One aspect of our relationship with the Budweiser Clydesdales that struck home with me is the similarities between our companies. Both brands share a history that is rooted in St. Louis, Missouri, and is based on a tradition of quality, integrity and innovation.  In talking and interacting with the people who work with the Clydesdales, it is very quickly apparent that they take great pride in their company and its heritage, and are dedicated to the care and welfare of their horses.  At Purina Animal Nutrition, we certainly share the passion for our animals, as well as the pride in our company and its history.  It seems like a perfect partnership for our two companies to work together, and I look forward to a long and mutually rewarding relationship with the fabulous, beautiful, enormous(!) Budweiser Clydesdales.

Monday, July 29, 2013

Beating the Heat During the Dog Days of Summer: Ideas for decreasing heat stress in horses

As summer drags on the heat can become a serious problem for many horses.  The primary way in which horses cool themselves is through sweating.  While the exact mechanisms for inducing sweat production in horses are not yet fully understood, some experts believe that prolonged, consistently high sweat rates can lead to a kind of “exhaustion” of the sweat glands in horses which may result in anhidrosis (the inability to produce sweat adequately).  Recommendations to help address anhidrosis center on finding ways to keep horses cooler, decreasing the need for sweat production.  Here are a few ideas you may want to try to keep your horses cooler this summer.

1.  Feeding management. At rest, body heat is produced primarily by microbes in the hindgut digesting the forage a horse eats.  Try providing the bulk of the horses’ daily ration overnight.  Ration out smaller quantities of hay during the day and give them the largest portion for overnight consumption. Feed concentrates later in the evening and early in the morning as well.

Tuesday, July 16, 2013

Feeding Program for Orphan Foals

A mare’s death is a tragedy that will be compounded if her foal isn’t quickly placed on an effective feeding and care program.  However, with proper nutrition and veterinary support, orphaned foals can be managed and successfully developed into healthy adults.  To help orphans through the tough early stages of life, an emergency feeding program was developed at the Purina Animal Nutrition Center.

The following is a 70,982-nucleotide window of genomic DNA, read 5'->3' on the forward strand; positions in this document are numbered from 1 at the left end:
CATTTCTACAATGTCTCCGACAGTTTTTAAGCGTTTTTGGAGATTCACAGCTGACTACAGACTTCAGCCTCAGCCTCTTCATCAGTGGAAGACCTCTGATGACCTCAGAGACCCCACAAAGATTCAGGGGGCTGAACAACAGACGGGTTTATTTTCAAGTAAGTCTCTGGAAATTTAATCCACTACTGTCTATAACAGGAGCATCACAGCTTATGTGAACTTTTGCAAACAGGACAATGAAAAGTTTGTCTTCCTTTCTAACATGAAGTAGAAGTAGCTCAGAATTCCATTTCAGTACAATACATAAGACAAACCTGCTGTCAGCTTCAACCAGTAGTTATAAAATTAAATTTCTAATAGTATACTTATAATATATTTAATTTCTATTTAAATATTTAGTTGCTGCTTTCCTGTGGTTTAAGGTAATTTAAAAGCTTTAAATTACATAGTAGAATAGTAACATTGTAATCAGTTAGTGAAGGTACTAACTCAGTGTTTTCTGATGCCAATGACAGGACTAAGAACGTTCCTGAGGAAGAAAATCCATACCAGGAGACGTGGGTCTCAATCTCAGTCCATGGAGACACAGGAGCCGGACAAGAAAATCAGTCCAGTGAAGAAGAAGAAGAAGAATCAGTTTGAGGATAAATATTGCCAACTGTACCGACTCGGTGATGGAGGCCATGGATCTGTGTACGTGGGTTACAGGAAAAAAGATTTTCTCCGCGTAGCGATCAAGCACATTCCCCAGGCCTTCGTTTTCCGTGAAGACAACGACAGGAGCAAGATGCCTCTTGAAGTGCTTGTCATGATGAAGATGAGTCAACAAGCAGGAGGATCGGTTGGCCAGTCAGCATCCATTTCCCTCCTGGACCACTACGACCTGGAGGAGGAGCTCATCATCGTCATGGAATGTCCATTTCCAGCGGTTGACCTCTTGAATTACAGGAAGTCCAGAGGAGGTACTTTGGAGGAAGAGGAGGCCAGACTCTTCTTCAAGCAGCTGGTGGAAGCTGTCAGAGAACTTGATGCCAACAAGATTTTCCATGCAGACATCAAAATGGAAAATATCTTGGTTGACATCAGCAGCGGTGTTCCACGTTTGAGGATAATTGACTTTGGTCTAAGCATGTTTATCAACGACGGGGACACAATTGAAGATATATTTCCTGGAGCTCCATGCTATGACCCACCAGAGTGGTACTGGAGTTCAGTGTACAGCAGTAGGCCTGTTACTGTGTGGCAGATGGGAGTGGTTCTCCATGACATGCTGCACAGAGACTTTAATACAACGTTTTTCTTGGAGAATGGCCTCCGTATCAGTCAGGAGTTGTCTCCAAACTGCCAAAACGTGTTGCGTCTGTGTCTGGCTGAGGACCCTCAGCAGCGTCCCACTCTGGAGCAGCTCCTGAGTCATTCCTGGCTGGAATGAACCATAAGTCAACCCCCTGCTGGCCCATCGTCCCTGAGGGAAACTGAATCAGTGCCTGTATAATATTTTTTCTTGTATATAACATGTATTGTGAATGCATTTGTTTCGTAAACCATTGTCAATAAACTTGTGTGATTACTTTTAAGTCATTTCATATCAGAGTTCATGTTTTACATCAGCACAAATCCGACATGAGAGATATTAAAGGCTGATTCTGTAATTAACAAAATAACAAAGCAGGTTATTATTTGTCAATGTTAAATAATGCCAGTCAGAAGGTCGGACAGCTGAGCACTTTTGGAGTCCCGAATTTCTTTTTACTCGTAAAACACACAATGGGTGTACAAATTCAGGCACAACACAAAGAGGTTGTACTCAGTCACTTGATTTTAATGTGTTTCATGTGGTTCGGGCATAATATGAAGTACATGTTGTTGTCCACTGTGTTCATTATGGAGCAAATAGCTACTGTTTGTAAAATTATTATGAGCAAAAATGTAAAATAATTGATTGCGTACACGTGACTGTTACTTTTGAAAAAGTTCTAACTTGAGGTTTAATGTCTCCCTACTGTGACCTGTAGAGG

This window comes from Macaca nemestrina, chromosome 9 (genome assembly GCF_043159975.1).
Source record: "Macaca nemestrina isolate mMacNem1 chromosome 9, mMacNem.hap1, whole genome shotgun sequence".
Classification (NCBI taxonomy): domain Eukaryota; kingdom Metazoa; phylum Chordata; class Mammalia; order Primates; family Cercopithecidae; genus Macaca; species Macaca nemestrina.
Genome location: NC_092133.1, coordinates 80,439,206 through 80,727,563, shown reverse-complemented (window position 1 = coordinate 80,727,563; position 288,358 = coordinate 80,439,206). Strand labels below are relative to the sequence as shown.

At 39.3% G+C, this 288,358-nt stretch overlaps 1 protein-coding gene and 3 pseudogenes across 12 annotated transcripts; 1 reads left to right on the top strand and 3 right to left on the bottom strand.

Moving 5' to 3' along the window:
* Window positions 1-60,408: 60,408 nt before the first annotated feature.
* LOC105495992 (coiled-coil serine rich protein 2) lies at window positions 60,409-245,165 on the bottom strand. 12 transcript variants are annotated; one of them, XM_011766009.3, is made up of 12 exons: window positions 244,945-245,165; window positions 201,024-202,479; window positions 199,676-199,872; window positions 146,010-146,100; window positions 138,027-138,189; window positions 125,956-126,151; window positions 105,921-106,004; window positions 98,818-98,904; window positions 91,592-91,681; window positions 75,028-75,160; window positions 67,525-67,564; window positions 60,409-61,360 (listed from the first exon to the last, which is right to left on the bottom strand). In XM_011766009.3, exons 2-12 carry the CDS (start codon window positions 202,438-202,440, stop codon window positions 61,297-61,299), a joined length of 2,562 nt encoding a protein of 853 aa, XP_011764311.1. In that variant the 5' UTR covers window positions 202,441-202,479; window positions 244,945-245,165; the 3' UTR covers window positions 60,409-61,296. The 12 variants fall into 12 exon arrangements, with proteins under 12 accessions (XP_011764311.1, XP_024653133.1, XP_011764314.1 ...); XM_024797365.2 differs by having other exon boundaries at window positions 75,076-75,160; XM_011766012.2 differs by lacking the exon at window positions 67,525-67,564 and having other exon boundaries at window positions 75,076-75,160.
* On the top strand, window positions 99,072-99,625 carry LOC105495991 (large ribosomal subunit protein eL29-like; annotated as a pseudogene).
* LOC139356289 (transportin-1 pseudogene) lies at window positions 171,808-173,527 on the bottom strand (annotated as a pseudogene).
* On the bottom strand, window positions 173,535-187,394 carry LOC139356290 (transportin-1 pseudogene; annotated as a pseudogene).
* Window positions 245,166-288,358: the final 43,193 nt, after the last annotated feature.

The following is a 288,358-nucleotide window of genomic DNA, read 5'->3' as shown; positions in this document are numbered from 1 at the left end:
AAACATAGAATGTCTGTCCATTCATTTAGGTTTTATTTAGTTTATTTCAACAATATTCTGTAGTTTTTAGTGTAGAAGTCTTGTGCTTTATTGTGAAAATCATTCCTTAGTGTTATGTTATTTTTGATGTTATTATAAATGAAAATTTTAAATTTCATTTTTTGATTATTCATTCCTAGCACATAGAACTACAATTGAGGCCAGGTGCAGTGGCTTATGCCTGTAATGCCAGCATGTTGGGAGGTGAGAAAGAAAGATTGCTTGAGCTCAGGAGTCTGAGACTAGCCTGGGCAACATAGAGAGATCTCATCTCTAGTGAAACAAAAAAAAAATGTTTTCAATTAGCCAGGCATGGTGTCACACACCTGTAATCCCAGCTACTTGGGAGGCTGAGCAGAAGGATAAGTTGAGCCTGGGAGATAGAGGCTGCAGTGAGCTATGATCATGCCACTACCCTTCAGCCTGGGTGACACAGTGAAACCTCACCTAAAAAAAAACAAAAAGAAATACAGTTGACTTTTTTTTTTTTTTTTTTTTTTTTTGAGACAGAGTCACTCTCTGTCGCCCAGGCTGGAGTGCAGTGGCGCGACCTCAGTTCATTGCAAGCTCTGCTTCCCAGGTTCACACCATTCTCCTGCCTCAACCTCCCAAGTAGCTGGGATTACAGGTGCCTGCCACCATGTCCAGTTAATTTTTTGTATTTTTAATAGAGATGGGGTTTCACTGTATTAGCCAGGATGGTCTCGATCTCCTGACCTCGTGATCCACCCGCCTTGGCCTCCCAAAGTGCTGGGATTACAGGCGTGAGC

Starting at birth, here are the steps in an orphan foal feeding program:
  • Day 1: The first and most important step is getting colostrum into newborn foals within the first 2 hours of life. This “first milk” gives foals the antibodies they need to temporarily build up their immune systems to fight disease, but after 18-24 hours they can no longer absorb these antibodies. Check with your veterinarian right away to see if foals should receive medication of any kind and if they have achieved proper immunoglobulin levels.

Monday, July 8, 2013

Congratulations Dr. Kelly Vineyard on your book chapter!

Equine Applied and Clinical Nutrition is a brand new text book available from Elsevier Publishing. It is an up-to-date, in-depth resource for equine nutritionists, veterinarians and nutrition buffs; written by experts in their individual fields. Dr. Warren (University of Florida) and Dr. Vineyard are authorities on the utilization and supplementation of fat in horses. I have enjoyed paging through the text and appreciate all the time and diligence that goes into such an undertaking. Writing a book chapter is a labor of love and the rewards include a personal sense of accomplishment and service instead of payment and great accolades. So congrats Dr. Vineyard on your contribution to Equine Applied and Clinical Nutrition, we are happy to have a “fat expert” in the house!